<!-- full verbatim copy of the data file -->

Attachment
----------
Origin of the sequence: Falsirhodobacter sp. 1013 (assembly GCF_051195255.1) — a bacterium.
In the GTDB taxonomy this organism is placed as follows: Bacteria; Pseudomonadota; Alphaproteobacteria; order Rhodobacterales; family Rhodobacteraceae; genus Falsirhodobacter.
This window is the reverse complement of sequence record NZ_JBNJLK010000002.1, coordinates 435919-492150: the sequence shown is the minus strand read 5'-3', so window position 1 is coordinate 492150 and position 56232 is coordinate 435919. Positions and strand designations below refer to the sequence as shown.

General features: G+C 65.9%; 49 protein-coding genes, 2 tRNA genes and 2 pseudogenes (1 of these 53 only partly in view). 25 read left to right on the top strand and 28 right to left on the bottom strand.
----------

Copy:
Origin of the sequence: Falsirhodobacter sp. 1013 (assembly GCF_051195255.1) — a bacterium.
In the GTDB taxonomy this organism is placed as follows: Bacteria; Pseudomonadota; Alphaproteobacteria; order Rhodobacterales; family Rhodobacteraceae; genus Falsirhodobacter.
This window is the reverse complement of sequence record NZ_JBNJLK010000002.1, coordinates 435919-492150: the sequence shown is the minus strand read 5'-3', so window position 1 is coordinate 492150 and position 56232 is coordinate 435919. Positions and strand designations below refer to the sequence as shown.

General features: G+C 65.9%; 49 protein-coding genes, 2 tRNA genes and 2 pseudogenes (1 of these 53 only partly in view). 25 read left to right on the top strand and 28 right to left on the bottom strand.